LOIS LANE: FALLOUT
Lois Lane is starting a new school, where she promises herself she will not make trouble. But trouble seems to find Lois first as she runs into gaming group, The Warheads, on her first day, and overhears a conversation where a student isn’t getting the help and support needed from her principal. Lois can’t help but get involved, which results in her earning the attention of Perry White and landing a job at the Daily Planet. Lois joins three other students at the Daily Scoop offices and proposes her story. But as the story grows, Lois and her friends find themselves deeper in the world of the Warheads. Even with the help of online friend, SmallvilleGuy, the group have a long way to go to find answers and most of all: prove what they discover to their readers.
Lois is ambitious and determined to do the right thing to protect her friends. I loved her no-nonsense attitude and high-tech world. Lois’s online friendship with SmallvilleGuy was a nice touch and the Superman-related references made me smile. Lots of characters to root for, high-stakes, good humour, and a mystery waiting to be unravelled. The setting was great – both reality and virtual-reality! I knew from page one that this was something I was going to like and fell easily into the flow of the story. I thoroughly enjoyed this one and am really looking forward to reading the next book.
Glass Sword continues on from where Red Queen left off. Mare, the Lightning Girl, is running from her Silver life with no hope of returning to Red. She knows she is different, that she’s not the only one, and that the world of Red and Silver needs to change. But making that change won’t be easy–there’s much at stake on all sides and not everyone can win. Reds and Silvers both take hits in this exciting sequel to a fantastic debut.
A strong start packed with action and danger doesn’t let up as Mare and the Scarlet Guard risk it all to beat back at a vicious prince who earned the king’s crown by deceiving and betraying those who trusted him most. This series has everything I love to find in the books I read. The pages crackle with energy, power, battle, and romance, and I find the dystopia/medieval/superhero combo wonderful. A real page-turner!
THE STEEP AND THORNY WAY
Hanalee lives in 1920s prohibition-era Oregon with her mother and stepfather. Her father was hit by a car and killed a year before, but there are rumours that his ghost still wanders at the crossroads, unsettled. The teenager, Joe, who was driving the car that hit Hanalee’s father had been drinking that night and was sent to jail for the crime. Now Joe has been released on good behaviour, and has returned to the community, hiding out for more than one reason. Hatred takes root in their small town, and neither Hanalee nor Joe is safe from its clutches. And the deeper the hatred runs, the more secrets stir in the shadows surrounding Hanalee’s father’s death, waiting to be uncovered.
As always, this book was a dream to read. Rich, compelling, and wonderfully atmospheric, this is the fourth Cat Winters novel where the beautiful, haunting tale has gripped me from the beginning. I was completely swept away by this Hamlet-inspired supernatural/historical mashup where the people are scarier than the ghosts. A constant sense of unease settles while reading, and the fear of the community outweighs the fear of any paranormal beings. I worried for the main characters, with the violent methods planned to run them out of town. But I admired them, too, and their determination to make a stand, make a change, and not have their lives end in tragedy. Spectacular.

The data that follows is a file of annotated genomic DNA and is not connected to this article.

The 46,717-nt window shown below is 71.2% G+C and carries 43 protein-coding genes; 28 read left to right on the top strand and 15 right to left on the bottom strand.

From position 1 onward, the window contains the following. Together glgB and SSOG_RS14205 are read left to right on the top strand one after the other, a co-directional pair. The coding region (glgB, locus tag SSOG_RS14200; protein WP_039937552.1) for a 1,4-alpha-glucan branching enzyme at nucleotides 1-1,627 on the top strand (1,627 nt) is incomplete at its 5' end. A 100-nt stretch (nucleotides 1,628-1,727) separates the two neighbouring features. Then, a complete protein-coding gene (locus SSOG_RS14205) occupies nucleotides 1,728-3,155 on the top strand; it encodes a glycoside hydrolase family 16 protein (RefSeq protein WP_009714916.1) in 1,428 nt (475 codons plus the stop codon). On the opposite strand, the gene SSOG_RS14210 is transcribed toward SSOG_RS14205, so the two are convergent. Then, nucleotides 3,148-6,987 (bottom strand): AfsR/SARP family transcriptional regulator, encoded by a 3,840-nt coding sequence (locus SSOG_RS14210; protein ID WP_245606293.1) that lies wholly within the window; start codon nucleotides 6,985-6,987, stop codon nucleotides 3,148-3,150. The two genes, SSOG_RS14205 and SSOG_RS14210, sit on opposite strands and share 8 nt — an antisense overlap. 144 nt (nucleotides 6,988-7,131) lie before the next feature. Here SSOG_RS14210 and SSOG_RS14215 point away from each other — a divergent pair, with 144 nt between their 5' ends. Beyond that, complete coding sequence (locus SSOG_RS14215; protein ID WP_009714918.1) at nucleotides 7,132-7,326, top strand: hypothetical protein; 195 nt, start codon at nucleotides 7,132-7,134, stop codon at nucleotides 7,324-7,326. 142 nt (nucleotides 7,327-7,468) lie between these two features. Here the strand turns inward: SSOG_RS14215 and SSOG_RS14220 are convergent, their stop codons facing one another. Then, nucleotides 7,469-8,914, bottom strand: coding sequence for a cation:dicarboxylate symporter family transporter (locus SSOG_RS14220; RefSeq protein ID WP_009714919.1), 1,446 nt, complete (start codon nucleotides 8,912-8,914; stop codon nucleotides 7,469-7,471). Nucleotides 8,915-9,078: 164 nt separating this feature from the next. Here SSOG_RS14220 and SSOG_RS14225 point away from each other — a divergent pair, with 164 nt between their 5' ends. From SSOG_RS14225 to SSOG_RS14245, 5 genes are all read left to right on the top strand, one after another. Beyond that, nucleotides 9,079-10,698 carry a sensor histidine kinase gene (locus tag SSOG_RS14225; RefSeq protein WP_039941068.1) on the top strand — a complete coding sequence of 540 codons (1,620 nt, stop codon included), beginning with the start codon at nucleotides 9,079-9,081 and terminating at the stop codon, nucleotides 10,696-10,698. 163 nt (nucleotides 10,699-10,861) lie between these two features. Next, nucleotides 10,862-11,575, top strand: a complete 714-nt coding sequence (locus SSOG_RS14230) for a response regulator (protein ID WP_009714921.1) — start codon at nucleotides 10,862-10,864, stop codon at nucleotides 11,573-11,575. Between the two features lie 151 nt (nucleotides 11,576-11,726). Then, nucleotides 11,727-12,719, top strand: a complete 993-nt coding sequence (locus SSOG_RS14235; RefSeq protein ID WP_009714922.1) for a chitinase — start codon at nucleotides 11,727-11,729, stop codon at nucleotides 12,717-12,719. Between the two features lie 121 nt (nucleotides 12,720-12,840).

Fran’s first serious criminal offense lands her a place on an overseas team-building program, but the small plane crashes above the ocean and Fran thinks she’s the only survivor. She uses up most of her supplies from her survival kit on the raft as she drinks vodka and floats toward an island. There, she’s alone, until a little dog finds her, and the little dog leads her to another survivor…
This is a survival story, told in past and present chapters. Readers get to know Fran as she figures out who she is and who she was before. The chapters are back and forth, which works so well – the style really fits Fran and her current situation as she struggles to last more than a few days on the island with the supplies she has left and the things she can find. I enjoyed how the book was written. The layout made me read fast and I was so interested in how Fran would gather up resources needed to stay alive. And I loved Dog! A good pick for fans of Sarah Crossan’s Apple and Rain and Marie Jaskulka’s The Lost Marble Notebook of Forgotten Girl and Random Boy.
When Natasha is pulled from the water, where she died for thirteen minutes, she doesn’t remember what led her to be there in the first place. It’s unclear whether it was an accident, intentional, or if someone else was involved. Natasha can’t recall that night, but it soon becomes evident that somebody knows what happened . . .
This is a really clever and well crafted story. I liked the way it was told, adding in diary entries, text messages, recordings, and files. With an honest voice and a sharp tone, the Mean Girls toxic friendships vibe the book had promised was definitely there. It wasn’t what I expected when I started reading, then not what I expected when I thought I knew what to expect! It surprised me in the best way.
A seriously excellent crime thriller–dark and gritty and extremely gripping. As soon as I finished, I wanted to go back to the beginning and read again with a new outlook. This one sneaks up on you!
Also read this month:
Beyond the Red by Ava Jae
Love on the Ledge by Zoraida Cordova
(See all reviews on Goodreads here)